Proton therapy bill, backed by friend of the governor, gets critical TV look

Operators of the new $115 million Provision Center for Proton Therapy in Knoxville are pushing a bill to require that insurance companies cover the treatment of cancer via proton therapy, reports WTVF-TV, though insurance companies claim that’s unproven and more expensive than other methods.

The center was developed by a long-time friend of Governor Bill Haslam, Dr. Terry Douglass. Haslam attended the dedication for the center in 2012 and talked about his friendship with Douglass.

“I was trying to think how long we’ve been friends,” Haslam said. “I think Terry and Crissy and I became friends about 30 years ago, I’m afraid to say.”
But Douglass told a House subcommittee last week the non-profit cancer center is not financially viable unless private insurance companies cover proton therapy.

While the facility is non-profit, our investigation discovered Dr. Douglass also has a substantial amount of his personal money involved in the center.
A spokesman said he loaned the project $42 million.

“We spent $115 million assuming that would happen, assuming there would be private care reimbursement,” Dr. Douglass told lawmakers.

Proton therapy beams protons at tumors which, advocates claim, reduces side effects.

But critics say, in most cases, it’s no better than traditional radiation, even though it can cost a lot more.

The Proton Therapy Center has hired seven lobbyists in just the last two months, including Tom Ingram, the political consultant to Gov. Haslam.
They are pushing a bill (HB264) that would require private insurance companies to cover proton therapy.

“It would be a shame for patients that are fighting prostate cancer, breast cancer and any other kind of cancer that may come, just a shame they couldn’t get that coverage,” said the bill’s sponsor, Rep. Ryan Haynes, R-Knoxville.

…(W)hen NewsChannel 5 Investigates began asking Haynes questions about the investors who stand to benefit from the bill, he abruptly ended the interview.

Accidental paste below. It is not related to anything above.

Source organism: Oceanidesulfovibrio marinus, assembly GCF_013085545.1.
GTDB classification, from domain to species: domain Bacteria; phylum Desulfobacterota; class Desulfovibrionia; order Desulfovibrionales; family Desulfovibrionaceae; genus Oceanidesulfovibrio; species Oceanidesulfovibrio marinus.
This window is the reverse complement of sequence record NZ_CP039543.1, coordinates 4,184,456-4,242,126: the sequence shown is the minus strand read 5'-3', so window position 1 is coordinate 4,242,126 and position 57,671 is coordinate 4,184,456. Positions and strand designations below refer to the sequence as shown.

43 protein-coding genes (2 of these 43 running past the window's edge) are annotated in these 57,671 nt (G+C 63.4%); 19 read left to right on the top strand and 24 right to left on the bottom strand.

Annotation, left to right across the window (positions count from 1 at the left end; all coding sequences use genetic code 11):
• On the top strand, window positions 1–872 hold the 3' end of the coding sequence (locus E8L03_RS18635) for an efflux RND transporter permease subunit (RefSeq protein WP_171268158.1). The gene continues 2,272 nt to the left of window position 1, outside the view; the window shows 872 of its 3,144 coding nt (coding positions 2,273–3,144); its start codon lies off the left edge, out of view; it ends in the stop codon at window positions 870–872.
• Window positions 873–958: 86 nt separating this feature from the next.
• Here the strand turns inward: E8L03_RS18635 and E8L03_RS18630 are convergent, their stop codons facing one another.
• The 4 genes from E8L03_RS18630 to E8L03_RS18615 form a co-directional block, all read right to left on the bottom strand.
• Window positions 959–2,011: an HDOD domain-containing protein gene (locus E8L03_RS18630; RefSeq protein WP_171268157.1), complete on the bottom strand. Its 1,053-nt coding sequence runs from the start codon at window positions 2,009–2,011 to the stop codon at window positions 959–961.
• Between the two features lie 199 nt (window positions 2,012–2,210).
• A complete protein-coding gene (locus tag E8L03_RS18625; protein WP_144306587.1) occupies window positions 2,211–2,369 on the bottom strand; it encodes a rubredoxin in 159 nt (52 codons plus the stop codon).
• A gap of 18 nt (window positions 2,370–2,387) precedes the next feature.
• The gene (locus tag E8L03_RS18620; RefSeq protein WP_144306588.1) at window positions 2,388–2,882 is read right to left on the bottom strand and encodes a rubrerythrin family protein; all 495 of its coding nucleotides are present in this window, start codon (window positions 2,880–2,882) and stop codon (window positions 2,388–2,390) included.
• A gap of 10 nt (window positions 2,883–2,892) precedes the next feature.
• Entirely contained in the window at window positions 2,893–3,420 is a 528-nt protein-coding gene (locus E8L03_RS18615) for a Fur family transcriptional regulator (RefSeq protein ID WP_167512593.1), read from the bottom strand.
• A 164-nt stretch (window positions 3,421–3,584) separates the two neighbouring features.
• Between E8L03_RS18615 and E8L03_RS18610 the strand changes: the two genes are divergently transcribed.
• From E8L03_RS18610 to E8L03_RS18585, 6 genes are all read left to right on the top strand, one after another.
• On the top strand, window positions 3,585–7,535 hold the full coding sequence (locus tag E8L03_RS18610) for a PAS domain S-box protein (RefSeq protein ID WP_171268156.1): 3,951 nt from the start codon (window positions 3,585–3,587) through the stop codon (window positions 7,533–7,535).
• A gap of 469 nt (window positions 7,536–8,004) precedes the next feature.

“I think you would have to direct that question to Dr. Douglass. So I can’t answer that,” Haynes said.

…After walking away from our interview, Haynes said he had no idea how much money investors had in the center, and he made this promise:

“If Dr. Douglass is in any way trying to use the General Assembly to promote his own financial gain, I would drop this bill in a heartbeat. But I don’t think Dr. Douglass is doing that,” he concluded.

Haynes told NewsChannel 5 Investigates the next day he is still sponsoring the bill.

The bill has the Republican lawmaker in the unusual position of supporting mandated health coverage — which, state officials said, could drive up the cost for taxpayers.

Haynes claimed that the bill is also an economic development bill because a separate for-profit arm of the center hopes to market proton therapy on a much larger scale and sell proton therapy machines.

He said it could bring thousands of jobs to East Tennessee.

…(W)hen NewsChannel 5 Investigates began asking Haynes questions about the investors who stand to benefit from the bill, he abruptly ended the interview.
“I think you would have to direct that question to Dr. Douglass. So I can’t answer that,” Haynes said.

…After walking away from our interview, Haynes said he had no idea how much money investors had in the center, and he made this promise:

“If Dr. Douglass is in any way trying to use the General Assembly to promote his own financial gain, I would drop this bill in a heartbeat. But I don’t think Dr. Douglass is doing that,” he concluded.

Haynes told NewsChannel 5 Investigates the next day he is still sponsoring the bill.

..After our questions Gov. Haslam said, through a spokesman, that he is opposed to the bill.